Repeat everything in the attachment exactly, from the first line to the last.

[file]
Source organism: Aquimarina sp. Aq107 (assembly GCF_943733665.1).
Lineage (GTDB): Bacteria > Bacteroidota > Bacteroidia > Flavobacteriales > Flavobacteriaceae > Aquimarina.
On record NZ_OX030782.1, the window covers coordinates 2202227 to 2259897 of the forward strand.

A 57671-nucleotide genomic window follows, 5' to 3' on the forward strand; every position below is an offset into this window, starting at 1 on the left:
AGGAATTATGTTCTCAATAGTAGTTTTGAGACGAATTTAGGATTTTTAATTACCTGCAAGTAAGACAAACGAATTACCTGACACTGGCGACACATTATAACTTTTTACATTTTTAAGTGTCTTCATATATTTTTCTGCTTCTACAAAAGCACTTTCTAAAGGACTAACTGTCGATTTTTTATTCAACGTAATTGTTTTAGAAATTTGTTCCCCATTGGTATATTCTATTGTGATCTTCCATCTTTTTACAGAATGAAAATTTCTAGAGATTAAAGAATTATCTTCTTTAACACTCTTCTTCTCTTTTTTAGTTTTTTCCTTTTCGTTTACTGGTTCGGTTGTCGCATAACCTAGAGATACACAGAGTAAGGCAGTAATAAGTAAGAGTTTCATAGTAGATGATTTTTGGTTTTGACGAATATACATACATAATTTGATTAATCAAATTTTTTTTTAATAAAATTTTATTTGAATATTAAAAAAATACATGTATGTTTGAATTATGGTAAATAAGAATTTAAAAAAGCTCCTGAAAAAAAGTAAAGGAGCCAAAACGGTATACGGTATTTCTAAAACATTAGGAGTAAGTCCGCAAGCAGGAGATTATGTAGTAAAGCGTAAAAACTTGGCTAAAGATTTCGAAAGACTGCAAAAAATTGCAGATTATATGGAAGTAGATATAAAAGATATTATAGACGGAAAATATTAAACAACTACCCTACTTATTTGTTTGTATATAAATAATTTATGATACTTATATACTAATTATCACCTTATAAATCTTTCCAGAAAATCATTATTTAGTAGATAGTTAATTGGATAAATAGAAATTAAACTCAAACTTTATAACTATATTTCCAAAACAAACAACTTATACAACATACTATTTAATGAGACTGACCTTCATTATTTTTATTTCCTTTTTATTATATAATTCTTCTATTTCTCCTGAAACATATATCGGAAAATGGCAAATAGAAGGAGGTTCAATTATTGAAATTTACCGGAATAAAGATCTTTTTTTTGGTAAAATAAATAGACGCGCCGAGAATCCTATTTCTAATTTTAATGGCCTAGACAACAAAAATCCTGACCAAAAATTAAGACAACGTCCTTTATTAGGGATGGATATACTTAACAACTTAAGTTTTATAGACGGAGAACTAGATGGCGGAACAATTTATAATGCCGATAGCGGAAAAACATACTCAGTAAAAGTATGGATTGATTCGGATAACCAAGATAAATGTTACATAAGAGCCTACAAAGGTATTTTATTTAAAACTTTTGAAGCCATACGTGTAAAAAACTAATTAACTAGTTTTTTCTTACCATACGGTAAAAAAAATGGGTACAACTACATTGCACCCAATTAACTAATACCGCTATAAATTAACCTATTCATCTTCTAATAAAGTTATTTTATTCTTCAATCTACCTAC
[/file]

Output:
Source organism: Aquimarina sp. Aq107 (assembly GCF_943733665.1).
Lineage (GTDB): Bacteria > Bacteroidota > Bacteroidia > Flavobacteriales > Flavobacteriaceae > Aquimarina.
On record NZ_OX030782.1, the window covers coordinates 2202227 to 2259897 of the forward strand.

A 57671-nucleotide genomic window follows, 5' to 3' on the forward strand; every position below is an offset into this window, starting at 1 on the left:
AGGAATTATGTTCTCAATAGTAGTTTTGAGACGAATTTAGGATTTTTAATTACCTGCAAGTAAGACAAACGAATTACCTGACACTGGCGACACATTATAACTTTTTACATTTTTAAGTGTCTTCATATATTTTTCTGCTTCTACAAAAGCACTTTCTAAAGGACTAACTGTCGATTTTTTATTCAACGTAATTGTTTTAGAAATTTGTTCCCCATTGGTATATTCTATTGTGATCTTCCATCTTTTTACAGAATGAAAATTTCTAGAGATTAAAGAATTATCTTCTTTAACACTCTTCTTCTCTTTTTTAGTTTTTTCCTTTTCGTTTACTGGTTCGGTTGTCGCATAACCTAGAGATACACAGAGTAAGGCAGTAATAAGTAAGAGTTTCATAGTAGATGATTTTTGGTTTTGACGAATATACATACATAATTTGATTAATCAAATTTTTTTTTAATAAAATTTTATTTGAATATTAAAAAAATACATGTATGTTTGAATTATGGTAAATAAGAATTTAAAAAAGCTCCTGAAAAAAAGTAAAGGAGCCAAAACGGTATACGGTATTTCTAAAACATTAGGAGTAAGTCCGCAAGCAGGAGATTATGTAGTAAAGCGTAAAAACTTGGCTAAAGATTTCGAAAGACTGCAAAAAATTGCAGATTATATGGAAGTAGATATAAAAGATATTATAGACGGAAAATATTAAACAACTACCCTACTTATTTGTTTGTATATAAATAATTTATGATACTTATATACTAATTATCACCTTATAAATCTTTCCAGAAAATCATTATTTAGTAGATAGTTAATTGGATAAATAGAAATTAAACTCAAACTTTATAACTATATTTCCAAAACAAACAACTTATACAACATACTATTTAATGAGACTGACCTTCATTATTTTTATTTCCTTTTTATTATATAATTCTTCTATTTCTCCTGAAACATATATCGGAAAATGGCAAATAGAAGGAGGTTCAATTATTGAAATTTACCGGAATAAAGATCTTTTTTTTGGTAAAATAAATAGACGCGCCGAGAATCCTATTTCTAATTTTAATGGCCTAGACAACAAAAATCCTGACCAAAAATTAAGACAACGTCCTTTATTAGGGATGGATATACTTAACAACTTAAGTTTTATAGACGGAGAACTAGATGGCGGAACAATTTATAATGCCGATAGCGGAAAAACATACTCAGTAAAAGTATGGATTGATTCGGATAACCAAGATAAATGTTACATAAGAGCCTACAAAGGTATTTTATTTAAAACTTTTGAAGCCATACGTGTAAAAAACTAATTAACTAGTTTTTTCTTACCATACGGTAAAAAAAATGGGTACAACTACATTGCACCCAATTAACTAATACCGCTATAAATTAACCTATTCATCTTCTAATAAAGTTATTTTATTCTTCAATCTACCTAC